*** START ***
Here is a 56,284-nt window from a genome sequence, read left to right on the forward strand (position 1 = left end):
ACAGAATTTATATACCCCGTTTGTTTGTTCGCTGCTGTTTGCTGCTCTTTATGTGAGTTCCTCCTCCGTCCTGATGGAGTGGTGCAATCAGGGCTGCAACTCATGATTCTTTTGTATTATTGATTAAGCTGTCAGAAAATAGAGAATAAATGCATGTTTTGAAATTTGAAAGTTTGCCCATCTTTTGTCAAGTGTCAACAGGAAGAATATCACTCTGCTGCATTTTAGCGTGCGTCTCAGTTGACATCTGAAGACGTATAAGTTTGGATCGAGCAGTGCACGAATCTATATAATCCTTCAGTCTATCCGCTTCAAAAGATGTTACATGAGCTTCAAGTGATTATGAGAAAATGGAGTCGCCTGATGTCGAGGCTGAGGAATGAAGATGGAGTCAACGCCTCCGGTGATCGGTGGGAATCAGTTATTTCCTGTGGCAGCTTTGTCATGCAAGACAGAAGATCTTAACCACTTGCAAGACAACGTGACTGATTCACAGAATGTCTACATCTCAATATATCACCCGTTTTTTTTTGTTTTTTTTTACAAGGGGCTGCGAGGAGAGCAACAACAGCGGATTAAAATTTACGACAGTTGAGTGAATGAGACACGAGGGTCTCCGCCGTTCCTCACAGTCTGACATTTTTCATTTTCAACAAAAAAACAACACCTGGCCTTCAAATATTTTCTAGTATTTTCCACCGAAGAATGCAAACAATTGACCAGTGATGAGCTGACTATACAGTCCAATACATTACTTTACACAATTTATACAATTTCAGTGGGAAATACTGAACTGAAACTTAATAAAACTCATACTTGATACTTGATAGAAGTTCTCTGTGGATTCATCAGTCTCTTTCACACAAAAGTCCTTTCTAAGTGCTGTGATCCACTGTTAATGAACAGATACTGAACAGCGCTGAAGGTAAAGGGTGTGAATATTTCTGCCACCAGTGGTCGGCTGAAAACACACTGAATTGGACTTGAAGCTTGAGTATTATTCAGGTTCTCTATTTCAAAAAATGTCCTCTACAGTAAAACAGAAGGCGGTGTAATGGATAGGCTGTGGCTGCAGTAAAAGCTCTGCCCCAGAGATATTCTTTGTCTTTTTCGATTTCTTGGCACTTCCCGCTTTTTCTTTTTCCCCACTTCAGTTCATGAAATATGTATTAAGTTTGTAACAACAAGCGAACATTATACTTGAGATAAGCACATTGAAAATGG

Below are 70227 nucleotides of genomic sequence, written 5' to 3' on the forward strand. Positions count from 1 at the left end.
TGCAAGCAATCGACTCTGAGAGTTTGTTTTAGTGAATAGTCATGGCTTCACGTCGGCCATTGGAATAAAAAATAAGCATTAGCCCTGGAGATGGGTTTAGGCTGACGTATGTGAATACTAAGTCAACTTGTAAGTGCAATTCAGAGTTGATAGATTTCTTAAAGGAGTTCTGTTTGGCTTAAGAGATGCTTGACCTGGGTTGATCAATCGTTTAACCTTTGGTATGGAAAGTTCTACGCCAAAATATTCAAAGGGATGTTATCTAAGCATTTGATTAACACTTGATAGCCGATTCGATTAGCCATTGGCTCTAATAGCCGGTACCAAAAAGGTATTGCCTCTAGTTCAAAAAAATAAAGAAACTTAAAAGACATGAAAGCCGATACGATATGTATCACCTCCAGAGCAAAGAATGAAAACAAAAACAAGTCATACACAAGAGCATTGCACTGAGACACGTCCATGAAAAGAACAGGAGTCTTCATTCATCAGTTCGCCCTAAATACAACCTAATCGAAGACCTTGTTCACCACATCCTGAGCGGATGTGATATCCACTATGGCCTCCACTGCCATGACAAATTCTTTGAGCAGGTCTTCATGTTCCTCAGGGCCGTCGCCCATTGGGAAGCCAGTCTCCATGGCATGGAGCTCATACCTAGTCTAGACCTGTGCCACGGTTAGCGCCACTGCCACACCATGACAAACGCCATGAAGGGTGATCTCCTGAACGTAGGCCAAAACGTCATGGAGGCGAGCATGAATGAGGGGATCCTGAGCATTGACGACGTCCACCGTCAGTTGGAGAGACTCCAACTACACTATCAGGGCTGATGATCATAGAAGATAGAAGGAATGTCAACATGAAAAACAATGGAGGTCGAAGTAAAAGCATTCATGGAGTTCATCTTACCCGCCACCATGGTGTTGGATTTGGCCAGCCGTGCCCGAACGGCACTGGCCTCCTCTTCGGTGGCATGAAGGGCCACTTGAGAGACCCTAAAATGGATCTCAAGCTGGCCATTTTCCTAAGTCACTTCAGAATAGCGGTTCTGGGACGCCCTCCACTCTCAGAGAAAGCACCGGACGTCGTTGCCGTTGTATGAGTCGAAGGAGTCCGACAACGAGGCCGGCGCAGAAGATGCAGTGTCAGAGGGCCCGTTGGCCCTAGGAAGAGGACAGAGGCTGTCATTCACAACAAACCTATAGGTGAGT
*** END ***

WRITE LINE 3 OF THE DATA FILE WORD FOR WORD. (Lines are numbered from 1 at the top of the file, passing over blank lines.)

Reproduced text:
Below are 70227 nucleotides of genomic sequence, written 5' to 3' on the forward strand. Positions count from 1 at the left end.